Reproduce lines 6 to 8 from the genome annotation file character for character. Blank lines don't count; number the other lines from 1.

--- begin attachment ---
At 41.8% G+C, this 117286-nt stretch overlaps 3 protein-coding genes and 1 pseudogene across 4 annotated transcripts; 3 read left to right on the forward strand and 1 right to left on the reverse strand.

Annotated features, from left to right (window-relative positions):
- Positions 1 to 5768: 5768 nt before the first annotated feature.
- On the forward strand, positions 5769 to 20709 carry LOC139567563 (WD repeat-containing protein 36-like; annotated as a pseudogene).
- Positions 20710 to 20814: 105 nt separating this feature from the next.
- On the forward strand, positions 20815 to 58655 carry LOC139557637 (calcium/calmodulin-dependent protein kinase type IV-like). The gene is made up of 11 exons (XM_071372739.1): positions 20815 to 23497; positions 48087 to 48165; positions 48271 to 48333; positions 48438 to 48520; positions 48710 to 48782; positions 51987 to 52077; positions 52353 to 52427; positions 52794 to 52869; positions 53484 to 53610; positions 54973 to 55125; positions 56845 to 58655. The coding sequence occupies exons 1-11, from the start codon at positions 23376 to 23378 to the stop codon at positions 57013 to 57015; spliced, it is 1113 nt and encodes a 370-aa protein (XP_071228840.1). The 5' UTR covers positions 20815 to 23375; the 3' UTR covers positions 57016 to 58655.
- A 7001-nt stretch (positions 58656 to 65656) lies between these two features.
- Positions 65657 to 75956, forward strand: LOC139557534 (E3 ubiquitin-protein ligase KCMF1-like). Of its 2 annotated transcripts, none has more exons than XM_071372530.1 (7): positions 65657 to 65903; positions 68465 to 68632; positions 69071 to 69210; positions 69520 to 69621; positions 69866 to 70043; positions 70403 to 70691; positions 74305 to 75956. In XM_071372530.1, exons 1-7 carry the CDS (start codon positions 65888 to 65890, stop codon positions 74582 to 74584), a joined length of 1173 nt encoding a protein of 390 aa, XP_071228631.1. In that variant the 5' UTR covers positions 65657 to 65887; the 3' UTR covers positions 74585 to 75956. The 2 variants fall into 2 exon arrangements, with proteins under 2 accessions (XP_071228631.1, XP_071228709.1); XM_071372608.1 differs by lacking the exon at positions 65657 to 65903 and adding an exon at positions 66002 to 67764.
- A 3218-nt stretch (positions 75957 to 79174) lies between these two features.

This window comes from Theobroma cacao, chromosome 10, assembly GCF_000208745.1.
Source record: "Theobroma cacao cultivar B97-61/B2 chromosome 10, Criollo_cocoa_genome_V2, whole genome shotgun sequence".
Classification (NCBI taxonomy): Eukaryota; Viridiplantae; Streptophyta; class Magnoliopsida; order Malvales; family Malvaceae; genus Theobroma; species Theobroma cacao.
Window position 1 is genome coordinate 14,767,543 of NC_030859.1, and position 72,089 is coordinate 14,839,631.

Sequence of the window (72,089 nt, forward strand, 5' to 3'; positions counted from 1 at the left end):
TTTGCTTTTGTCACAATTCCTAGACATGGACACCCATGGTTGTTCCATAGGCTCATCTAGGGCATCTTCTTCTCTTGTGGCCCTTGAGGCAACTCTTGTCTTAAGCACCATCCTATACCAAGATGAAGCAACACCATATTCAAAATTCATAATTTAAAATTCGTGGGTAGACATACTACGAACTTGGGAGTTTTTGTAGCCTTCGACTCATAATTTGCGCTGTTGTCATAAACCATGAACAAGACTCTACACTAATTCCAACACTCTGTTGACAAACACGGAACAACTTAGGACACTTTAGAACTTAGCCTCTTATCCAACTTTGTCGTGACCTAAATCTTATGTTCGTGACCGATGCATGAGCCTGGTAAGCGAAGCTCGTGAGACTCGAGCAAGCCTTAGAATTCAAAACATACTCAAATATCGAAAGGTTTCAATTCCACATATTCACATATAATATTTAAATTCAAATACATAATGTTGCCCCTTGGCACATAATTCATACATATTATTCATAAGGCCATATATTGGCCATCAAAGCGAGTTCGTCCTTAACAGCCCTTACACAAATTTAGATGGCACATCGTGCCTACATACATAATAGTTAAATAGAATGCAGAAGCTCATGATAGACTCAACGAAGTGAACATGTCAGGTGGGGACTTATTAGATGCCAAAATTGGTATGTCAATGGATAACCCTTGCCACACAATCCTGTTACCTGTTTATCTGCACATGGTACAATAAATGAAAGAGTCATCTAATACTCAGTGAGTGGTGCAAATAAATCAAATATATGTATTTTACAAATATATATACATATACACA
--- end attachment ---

- On the forward strand, positions 20815 to 58655 carry LOC139557637 (calcium/calmodulin-dependent protein kinase type IV-like). The gene is made up of 11 exons (XM_071372739.1): positions 20815 to 23497; positions 48087 to 48165; positions 48271 to 48333; positions 48438 to 48520; positions 48710 to 48782; positions 51987 to 52077; positions 52353 to 52427; positions 52794 to 52869; positions 53484 to 53610; positions 54973 to 55125; positions 56845 to 58655. The coding sequence occupies exons 1-11, from the start codon at positions 23376 to 23378 to the stop codon at positions 57013 to 57015; spliced, it is 1113 nt and encodes a 370-aa protein (XP_071228840.1). The 5' UTR covers positions 20815 to 23375; the 3' UTR covers positions 57016 to 58655.
- A 7001-nt stretch (positions 58656 to 65656) lies between these two features.
- Positions 65657 to 75956, forward strand: LOC139557534 (E3 ubiquitin-protein ligase KCMF1-like). Of its 2 annotated transcripts, none has more exons than XM_071372530.1 (7): positions 65657 to 65903; positions 68465 to 68632; positions 69071 to 69210; positions 69520 to 69621; positions 69866 to 70043; positions 70403 to 70691; positions 74305 to 75956. In XM_071372530.1, exons 1-7 carry the CDS (start codon positions 65888 to 65890, stop codon positions 74582 to 74584), a joined length of 1173 nt encoding a protein of 390 aa, XP_071228631.1. In that variant the 5' UTR covers positions 65657 to 65887; the 3' UTR covers positions 74585 to 75956. The 2 variants fall into 2 exon arrangements, with proteins under 2 accessions (XP_071228631.1, XP_071228709.1); XM_071372608.1 differs by lacking the exon at positions 65657 to 65903 and adding an exon at positions 66002 to 67764.